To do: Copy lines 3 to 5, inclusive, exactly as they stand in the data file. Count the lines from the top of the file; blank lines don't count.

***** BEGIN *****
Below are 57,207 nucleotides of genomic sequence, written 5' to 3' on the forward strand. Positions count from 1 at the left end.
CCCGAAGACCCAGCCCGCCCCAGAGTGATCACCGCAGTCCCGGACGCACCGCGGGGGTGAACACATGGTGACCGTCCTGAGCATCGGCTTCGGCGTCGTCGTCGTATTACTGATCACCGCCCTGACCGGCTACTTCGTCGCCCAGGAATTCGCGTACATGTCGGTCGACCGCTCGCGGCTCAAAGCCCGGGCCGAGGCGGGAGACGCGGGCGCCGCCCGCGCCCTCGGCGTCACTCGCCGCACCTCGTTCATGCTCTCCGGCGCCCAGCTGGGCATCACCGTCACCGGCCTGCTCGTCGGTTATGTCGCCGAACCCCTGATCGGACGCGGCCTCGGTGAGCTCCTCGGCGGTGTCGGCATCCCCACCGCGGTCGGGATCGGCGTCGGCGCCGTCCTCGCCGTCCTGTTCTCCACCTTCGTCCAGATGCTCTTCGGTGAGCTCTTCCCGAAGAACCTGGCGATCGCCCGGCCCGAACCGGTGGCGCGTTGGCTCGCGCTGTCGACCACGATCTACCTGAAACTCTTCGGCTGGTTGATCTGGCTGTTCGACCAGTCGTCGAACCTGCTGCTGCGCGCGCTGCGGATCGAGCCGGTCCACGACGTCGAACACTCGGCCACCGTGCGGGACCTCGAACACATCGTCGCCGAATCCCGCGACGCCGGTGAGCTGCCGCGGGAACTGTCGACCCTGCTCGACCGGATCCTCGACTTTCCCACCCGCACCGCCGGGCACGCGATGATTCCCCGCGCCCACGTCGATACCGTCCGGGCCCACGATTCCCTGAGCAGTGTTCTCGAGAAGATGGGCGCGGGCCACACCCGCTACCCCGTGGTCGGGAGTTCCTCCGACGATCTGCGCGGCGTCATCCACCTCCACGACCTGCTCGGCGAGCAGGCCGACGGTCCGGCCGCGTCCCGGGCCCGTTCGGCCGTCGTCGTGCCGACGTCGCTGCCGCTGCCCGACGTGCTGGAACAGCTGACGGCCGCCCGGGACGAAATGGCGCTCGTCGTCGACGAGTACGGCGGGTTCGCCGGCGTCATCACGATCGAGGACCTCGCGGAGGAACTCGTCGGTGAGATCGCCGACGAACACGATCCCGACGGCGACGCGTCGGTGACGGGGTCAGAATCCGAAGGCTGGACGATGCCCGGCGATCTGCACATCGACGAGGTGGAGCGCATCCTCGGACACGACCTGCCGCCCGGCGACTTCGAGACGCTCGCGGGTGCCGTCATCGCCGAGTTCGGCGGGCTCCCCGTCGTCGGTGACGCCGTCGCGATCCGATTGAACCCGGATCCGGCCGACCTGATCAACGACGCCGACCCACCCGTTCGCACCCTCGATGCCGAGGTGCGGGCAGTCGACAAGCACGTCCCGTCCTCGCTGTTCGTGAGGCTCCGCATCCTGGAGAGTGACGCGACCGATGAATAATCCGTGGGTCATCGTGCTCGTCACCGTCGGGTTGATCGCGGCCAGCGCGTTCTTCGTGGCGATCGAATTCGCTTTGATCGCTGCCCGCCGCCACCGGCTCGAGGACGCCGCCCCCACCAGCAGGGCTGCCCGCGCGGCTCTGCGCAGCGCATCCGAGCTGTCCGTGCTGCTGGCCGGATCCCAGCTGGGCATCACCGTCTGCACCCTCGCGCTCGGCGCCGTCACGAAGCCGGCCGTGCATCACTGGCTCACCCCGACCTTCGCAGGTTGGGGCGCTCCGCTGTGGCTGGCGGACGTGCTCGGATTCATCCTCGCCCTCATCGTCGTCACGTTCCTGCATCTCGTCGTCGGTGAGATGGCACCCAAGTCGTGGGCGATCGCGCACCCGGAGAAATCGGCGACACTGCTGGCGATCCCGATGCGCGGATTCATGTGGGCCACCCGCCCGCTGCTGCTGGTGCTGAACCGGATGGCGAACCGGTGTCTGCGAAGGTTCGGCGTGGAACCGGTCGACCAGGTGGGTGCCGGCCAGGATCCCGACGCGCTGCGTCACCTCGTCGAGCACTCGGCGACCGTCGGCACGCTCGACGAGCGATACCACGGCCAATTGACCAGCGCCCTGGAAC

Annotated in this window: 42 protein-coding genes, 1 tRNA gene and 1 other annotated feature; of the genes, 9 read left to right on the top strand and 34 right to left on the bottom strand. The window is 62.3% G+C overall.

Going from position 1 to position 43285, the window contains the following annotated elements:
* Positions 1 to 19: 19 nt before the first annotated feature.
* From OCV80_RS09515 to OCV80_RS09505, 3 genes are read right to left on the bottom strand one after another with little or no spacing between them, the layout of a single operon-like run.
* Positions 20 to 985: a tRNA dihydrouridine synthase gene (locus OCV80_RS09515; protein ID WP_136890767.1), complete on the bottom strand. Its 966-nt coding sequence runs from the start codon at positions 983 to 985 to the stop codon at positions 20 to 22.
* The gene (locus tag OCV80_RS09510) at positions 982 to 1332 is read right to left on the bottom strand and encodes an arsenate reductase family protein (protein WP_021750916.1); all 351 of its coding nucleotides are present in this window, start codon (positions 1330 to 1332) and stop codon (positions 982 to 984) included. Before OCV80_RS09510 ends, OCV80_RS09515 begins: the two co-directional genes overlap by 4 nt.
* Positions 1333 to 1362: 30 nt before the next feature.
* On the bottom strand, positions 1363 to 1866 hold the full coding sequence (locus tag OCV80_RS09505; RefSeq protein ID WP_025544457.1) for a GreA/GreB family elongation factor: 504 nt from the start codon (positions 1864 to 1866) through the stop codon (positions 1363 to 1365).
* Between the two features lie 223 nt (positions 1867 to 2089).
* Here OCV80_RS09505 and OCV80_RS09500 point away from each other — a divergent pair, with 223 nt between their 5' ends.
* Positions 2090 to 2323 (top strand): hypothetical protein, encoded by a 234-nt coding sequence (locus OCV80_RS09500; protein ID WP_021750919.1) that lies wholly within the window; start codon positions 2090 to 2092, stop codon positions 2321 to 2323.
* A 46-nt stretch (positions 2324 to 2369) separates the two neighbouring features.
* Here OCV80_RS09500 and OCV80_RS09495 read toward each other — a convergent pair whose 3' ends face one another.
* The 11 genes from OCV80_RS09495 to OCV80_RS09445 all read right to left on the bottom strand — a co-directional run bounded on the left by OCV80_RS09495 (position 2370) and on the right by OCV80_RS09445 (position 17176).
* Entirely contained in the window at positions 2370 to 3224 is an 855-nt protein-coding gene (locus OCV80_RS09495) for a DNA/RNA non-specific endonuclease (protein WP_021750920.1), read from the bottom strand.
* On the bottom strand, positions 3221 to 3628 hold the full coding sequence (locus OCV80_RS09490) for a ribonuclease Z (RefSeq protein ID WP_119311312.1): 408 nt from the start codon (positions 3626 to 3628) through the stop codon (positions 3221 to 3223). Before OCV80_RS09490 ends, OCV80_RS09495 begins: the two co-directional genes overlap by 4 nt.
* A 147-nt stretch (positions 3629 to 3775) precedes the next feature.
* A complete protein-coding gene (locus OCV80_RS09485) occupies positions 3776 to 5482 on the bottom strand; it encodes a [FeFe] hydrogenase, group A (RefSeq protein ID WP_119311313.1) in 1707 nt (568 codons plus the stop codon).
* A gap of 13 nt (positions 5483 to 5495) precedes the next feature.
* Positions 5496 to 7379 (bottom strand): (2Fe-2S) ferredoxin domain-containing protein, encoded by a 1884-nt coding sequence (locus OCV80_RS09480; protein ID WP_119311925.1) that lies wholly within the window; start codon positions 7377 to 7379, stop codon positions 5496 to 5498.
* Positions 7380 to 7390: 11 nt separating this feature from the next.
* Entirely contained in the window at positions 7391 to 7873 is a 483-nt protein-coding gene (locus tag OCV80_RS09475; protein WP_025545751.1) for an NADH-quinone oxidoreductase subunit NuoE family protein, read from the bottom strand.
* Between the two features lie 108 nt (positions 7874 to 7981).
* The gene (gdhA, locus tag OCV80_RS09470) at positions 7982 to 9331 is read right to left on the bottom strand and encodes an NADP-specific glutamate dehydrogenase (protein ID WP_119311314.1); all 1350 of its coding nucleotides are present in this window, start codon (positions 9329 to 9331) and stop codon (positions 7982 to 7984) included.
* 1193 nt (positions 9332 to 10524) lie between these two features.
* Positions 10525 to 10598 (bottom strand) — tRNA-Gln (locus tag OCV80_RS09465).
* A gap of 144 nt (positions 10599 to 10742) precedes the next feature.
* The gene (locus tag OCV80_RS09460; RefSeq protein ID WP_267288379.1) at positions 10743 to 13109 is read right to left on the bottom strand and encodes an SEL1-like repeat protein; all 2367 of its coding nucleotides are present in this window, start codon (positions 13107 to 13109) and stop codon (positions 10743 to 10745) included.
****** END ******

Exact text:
Annotated in this window: 42 protein-coding genes, 1 tRNA gene and 1 other annotated feature; of the genes, 9 read left to right on the top strand and 34 right to left on the bottom strand. The window is 62.3% G+C overall.

Going from position 1 to position 43285, the window contains the following annotated elements:
* Positions 1 to 19: 19 nt before the first annotated feature.